Impressions: FRACT OSC

FRACT OSC is a semi-open world puzzle game themed around electronic music. It looks like Tron with more dodecahedrons and sounds like some impossibly cool Berlin club only 12 people have ever heard of. It’s out tomorrow, but I spent a few days with it last week.

Ultimate first-world problem: I didn’t find FRACT particularly enjoyable until I played it on a biggish telly with some reasonably capable speakers attached.

Before that, I trudged through its Tronish world aware that I was expected to be awed by the towering abstract shapes around me, transported to somewhere by its looping, languid beats and blinking lights, but my feelings stopped short at cool admiration, not quite progression to the wonder I wanted to experience.

God, I worried about myself. I thought about those I’d harangued for saying how Audiosurf left them cold, or how Proteus was boring. Was this how it felt to be on the other side, to be resentful that I didn’t click with something sensory that other people took to their hearts?

Two truths should be told here. The first is that I have no idea how others are going to respond to FRACT, as it isn’t out yet, but its website is festooned with enough awards to suggest that the game’s got under the right skin somewhere.

The second is that, even once FRACT’s scenery was made genuinely massively and its customisable soundscape was booming around me rather than squeaking through earphones, I liked it more but still didn’t love it. Every time I thought about going back to it, I felt disconcertingly similar to how I do when I gaze at a stack of unwashed dishes in the sink.

A gamepad helped too. This is a languid game that’s far better suited to leaning back than hunching forwards. It wants to wash over you, and I got more out of it when I let that happen.

On a bigger screen that happened – its architecture towered over me and enveloped me, and I felt transported rather than merely observing. Twisting paths of light, enormous suspended dodecahedron (maybe – I didn’t count the sides), trails of glowing jewels, vast and impossible turbines powering a sleeping world back into life: as a pure tour (and with the above qualifiers) FRACT is a beautiful creature.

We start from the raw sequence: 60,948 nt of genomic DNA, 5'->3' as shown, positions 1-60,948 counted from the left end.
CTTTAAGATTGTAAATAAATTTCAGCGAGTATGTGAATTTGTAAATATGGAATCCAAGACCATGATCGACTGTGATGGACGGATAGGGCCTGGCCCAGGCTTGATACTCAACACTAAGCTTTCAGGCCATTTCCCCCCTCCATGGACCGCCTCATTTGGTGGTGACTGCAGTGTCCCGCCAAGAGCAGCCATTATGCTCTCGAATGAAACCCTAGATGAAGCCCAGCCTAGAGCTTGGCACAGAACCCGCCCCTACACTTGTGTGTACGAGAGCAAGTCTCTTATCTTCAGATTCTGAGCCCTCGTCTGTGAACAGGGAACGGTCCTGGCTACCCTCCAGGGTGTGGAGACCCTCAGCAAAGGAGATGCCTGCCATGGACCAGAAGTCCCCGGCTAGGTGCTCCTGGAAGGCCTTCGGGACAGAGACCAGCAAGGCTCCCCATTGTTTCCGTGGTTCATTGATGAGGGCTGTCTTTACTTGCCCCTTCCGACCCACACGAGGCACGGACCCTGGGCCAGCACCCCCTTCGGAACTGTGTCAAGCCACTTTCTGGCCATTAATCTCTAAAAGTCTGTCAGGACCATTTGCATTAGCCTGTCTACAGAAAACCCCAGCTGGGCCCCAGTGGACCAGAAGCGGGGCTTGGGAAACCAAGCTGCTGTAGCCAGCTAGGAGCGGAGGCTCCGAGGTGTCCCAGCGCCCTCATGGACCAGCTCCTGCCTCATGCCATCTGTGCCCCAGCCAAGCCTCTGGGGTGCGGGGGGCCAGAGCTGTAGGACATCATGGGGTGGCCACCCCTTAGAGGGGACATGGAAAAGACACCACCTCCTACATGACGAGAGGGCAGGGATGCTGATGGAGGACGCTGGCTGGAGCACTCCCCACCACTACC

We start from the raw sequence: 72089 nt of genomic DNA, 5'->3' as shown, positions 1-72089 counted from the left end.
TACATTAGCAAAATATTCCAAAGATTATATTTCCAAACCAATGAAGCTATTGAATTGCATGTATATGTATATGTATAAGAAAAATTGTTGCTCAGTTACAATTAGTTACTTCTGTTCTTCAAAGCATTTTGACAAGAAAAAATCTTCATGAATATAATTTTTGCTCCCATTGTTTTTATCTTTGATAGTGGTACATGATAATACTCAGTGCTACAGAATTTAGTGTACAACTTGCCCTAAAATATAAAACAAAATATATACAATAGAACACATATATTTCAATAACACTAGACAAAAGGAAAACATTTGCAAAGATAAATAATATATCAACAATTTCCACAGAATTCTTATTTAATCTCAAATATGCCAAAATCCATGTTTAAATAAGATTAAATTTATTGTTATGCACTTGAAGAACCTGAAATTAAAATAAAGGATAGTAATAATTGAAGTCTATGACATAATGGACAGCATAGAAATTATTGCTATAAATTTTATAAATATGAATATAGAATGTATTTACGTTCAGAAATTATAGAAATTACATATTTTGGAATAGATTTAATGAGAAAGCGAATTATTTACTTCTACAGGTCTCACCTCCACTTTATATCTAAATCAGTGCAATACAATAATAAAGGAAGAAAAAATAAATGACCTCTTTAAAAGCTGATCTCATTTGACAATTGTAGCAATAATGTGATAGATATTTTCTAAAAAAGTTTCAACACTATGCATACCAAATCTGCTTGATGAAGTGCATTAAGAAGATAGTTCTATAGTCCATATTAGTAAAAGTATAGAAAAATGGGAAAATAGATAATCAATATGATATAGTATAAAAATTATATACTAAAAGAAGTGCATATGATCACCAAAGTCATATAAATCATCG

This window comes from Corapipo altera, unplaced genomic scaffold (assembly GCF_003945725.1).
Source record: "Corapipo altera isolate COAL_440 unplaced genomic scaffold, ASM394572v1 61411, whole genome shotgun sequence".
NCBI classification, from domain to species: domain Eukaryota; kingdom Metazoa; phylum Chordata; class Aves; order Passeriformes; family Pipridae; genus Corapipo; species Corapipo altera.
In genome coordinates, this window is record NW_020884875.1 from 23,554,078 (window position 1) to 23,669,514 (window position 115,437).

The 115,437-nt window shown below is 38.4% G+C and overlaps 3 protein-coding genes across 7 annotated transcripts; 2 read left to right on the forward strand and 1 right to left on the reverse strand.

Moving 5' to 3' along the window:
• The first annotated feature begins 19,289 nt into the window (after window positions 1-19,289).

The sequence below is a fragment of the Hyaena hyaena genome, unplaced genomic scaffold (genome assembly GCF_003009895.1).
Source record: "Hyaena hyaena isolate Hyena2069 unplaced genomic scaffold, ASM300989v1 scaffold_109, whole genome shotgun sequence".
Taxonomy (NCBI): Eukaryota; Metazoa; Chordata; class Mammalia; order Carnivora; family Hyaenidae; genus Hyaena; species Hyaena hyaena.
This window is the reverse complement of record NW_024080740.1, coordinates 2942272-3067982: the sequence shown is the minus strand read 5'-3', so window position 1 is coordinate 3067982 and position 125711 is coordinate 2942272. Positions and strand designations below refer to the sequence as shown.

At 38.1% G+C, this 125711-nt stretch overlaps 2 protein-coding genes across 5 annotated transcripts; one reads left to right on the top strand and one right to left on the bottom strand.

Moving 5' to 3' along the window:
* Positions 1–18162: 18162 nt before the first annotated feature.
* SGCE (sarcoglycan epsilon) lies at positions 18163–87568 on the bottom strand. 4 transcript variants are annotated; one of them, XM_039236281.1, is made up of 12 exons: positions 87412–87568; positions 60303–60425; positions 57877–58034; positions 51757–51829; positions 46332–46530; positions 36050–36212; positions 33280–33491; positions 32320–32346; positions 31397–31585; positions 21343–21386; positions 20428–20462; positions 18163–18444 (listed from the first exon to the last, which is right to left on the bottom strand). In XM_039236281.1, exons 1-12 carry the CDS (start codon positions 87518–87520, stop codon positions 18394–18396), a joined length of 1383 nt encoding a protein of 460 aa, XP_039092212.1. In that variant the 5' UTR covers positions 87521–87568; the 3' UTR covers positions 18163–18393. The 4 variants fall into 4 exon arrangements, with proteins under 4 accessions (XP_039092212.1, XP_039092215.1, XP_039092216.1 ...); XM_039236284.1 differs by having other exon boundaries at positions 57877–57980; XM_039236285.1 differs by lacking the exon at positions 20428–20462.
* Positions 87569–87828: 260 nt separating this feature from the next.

Thing is, it isn’t a tour. It’s a puzzle game, in the Myst vein but nowhere near so obtuse or painstaking. Puzzles are often elaborate, but they involve stuff like rotating massive floating discs in order to orientate a vast beam of light in the correct direction across the sky, or rotating parts of a circuit board to carry a beat into an alien engine. Solutions are precise and unforgiving, but the difficulty stems more from slowly learning the game’s wordless language than the actions required.

Once you’ve worked out what the game is trying to tell you using light and sound, acting on what you’ve learned is reasonably straightforward (although it’s far fiddlier than it needs to be as a result of a retrograde ‘interaction mode’ activated with the right mouse button, which adds oft-annoying over-complication apparently purely to keep the standard view as minimalist as possible).

Dials must be turned, pipe-pieces must be rotated, light-beams must be aligned: again, the trick is deciphering wordless language, assessing what’s around you and seeing how the world shifts when parts of it are fiddled with. To some extent this is a matter of gazing at everything in interaction mode until you spy the only usable items in the area, but although FRACT strives to make each puzzle different, a common visual dialect establishes itself and often enough it’s immediately obvious what you’ll be tinkering with.

I’m afraid to say that, while many of these puzzles could be said to be ingenious, I did tend to find them something of a chore. Here’s where I admit that I bounce off Myst games for similar reasons. FRACT and Myst have a lot in common, even if this is by a big margin prettier, stranger and cooler. Puzzles are guided by audio cues (a pounding beat that locks in when a series of parts are correctly aligned, or a row of doors which open and close to match the rhythm ) so there’s an instinctive, self-contained quality to them.

You fiddle and you learn the language and you see what happens, and eventually it clicks into place – a far cry from memorising piano key positions. The visual and sonic results of solving puzzles can be dramatic too, as darkened places spring into urgent life – again, FRACT achieves everything wordlessly, and somehow that makes for a more satisfying, more personal outcome than written or spoken messages could.